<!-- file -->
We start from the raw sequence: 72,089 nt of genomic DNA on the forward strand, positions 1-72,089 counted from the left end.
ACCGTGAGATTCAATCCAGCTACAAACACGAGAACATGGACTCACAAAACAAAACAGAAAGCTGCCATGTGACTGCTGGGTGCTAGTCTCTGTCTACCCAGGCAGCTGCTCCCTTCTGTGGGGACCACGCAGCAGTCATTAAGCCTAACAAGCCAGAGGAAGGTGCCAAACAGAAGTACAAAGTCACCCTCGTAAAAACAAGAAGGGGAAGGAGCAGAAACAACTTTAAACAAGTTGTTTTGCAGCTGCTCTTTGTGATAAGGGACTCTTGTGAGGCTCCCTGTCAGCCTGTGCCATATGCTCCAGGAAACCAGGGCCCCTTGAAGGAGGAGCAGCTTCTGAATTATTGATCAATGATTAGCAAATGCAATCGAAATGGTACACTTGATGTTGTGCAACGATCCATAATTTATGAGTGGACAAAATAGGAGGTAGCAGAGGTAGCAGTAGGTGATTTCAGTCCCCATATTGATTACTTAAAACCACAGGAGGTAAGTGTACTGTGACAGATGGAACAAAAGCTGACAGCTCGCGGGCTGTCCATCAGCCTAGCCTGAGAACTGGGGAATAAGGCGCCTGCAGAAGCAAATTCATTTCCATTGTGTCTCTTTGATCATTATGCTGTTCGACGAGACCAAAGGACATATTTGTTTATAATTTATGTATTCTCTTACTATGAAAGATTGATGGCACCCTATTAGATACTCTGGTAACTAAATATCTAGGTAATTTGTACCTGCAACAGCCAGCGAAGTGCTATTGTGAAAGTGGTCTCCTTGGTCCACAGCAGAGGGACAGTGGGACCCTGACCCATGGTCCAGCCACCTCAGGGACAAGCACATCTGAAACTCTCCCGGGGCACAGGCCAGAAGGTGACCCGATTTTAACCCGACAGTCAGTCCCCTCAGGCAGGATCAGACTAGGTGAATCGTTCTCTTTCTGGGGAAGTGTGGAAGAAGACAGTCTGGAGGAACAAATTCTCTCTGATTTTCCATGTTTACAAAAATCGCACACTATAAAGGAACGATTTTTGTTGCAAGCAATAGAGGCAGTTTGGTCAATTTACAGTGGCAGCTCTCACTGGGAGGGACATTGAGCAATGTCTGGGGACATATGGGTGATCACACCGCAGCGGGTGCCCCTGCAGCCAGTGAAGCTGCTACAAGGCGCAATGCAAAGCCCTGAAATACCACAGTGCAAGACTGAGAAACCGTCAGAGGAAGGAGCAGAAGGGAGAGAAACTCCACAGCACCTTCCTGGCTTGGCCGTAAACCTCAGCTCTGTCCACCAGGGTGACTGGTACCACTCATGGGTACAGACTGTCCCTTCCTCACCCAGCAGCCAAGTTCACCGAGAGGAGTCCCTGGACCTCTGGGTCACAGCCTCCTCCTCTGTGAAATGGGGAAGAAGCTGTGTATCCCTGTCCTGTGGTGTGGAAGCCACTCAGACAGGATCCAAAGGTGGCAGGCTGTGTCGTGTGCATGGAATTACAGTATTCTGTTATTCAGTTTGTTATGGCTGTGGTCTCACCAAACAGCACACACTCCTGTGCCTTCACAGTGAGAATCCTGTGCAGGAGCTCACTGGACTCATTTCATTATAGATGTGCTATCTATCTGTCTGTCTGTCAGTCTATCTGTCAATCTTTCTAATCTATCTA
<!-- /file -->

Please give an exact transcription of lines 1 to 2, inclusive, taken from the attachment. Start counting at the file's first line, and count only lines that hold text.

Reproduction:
We start from the raw sequence: 72,089 nt of genomic DNA on the forward strand, positions 1-72,089 counted from the left end.
ACCGTGAGATTCAATCCAGCTACAAACACGAGAACATGGACTCACAAAACAAAACAGAAAGCTGCCATGTGACTGCTGGGTGCTAGTCTCTGTCTACCCAGGCAGCTGCTCCCTTCTGTGGGGACCACGCAGCAGTCATTAAGCCTAACAAGCCAGAGGAAGGTGCCAAACAGAAGTACAAAGTCACCCTCGTAAAAACAAGAAGGGGAAGGAGCAGAAACAACTTTAAACAAGTTGTTTTGCAGCTGCTCTTTGTGATAAGGGACTCTTGTGAGGCTCCCTGTCAGCCTGTGCCATATGCTCCAGGAAACCAGGGCCCCTTGAAGGAGGAGCAGCTTCTGAATTATTGATCAATGATTAGCAAATGCAATCGAAATGGTACACTTGATGTTGTGCAACGATCCATAATTTATGAGTGGACAAAATAGGAGGTAGCAGAGGTAGCAGTAGGTGATTTCAGTCCCCATATTGATTACTTAAAACCACAGGAGGTAAGTGTACTGTGACAGATGGAACAAAAGCTGACAGCTCGCGGGCTGTCCATCAGCCTAGCCTGAGAACTGGGGAATAAGGCGCCTGCAGAAGCAAATTCATTTCCATTGTGTCTCTTTGATCATTATGCTGTTCGACGAGACCAAAGGACATATTTGTTTATAATTTATGTATTCTCTTACTATGAAAGATTGATGGCACCCTATTAGATACTCTGGTAACTAAATATCTAGGTAATTTGTACCTGCAACAGCCAGCGAAGTGCTATTGTGAAAGTGGTCTCCTTGGTCCACAGCAGAGGGACAGTGGGACCCTGACCCATGGTCCAGCCACCTCAGGGACAAGCACATCTGAAACTCTCCCGGGGCACAGGCCAGAAGGTGACCCGATTTTAACCCGACAGTCAGTCCCCTCAGGCAGGATCAGACTAGGTGAATCGTTCTCTTTCTGGGGAAGTGTGGAAGAAGACAGTCTGGAGGAACAAATTCTCTCTGATTTTCCATGTTTACAAAAATCGCACACTATAAAGGAACGATTTTTGTTGCAAGCAATAGAGGCAGTTTGGTCAATTTACAGTGGCAGCTCTCACTGGGAGGGACATTGAGCAATGTCTGGGGACATATGGGTGATCACACCGCAGCGGGTGCCCCTGCAGCCAGTGAAGCTGCTACAAGGCGCAATGCAAAGCCCTGAAATACCACAGTGCAAGACTGAGAAACCGTCAGAGGAAGGAGCAGAAGGGAGAGAAACTCCACAGCACCTTCCTGGCTTGGCCGTAAACCTCAGCTCTGTCCACCAGGGTGACTGGTACCACTCATGGGTACAGACTGTCCCTTCCTCACCCAGCAGCCAAGTTCACCGAGAGGAGTCCCTGGACCTCTGGGTCACAGCCTCCTCCTCTGTGAAATGGGGAAGAAGCTGTGTATCCCTGTCCTGTGGTGTGGAAGCCACTCAGACAGGATCCAAAGGTGGCAGGCTGTGTCGTGTGCATGGAATTACAGTATTCTGTTATTCAGTTTGTTATGGCTGTGGTCTCACCAAACAGCACACACTCCTGTGCCTTCACAGTGAGAATCCTGTGCAGGAGCTCACTGGACTCATTTCATTATAGATGTGCTATCTATCTGTCTGTCTGTCAGTCTATCTGTCAATCTTTCTAATCTATCTA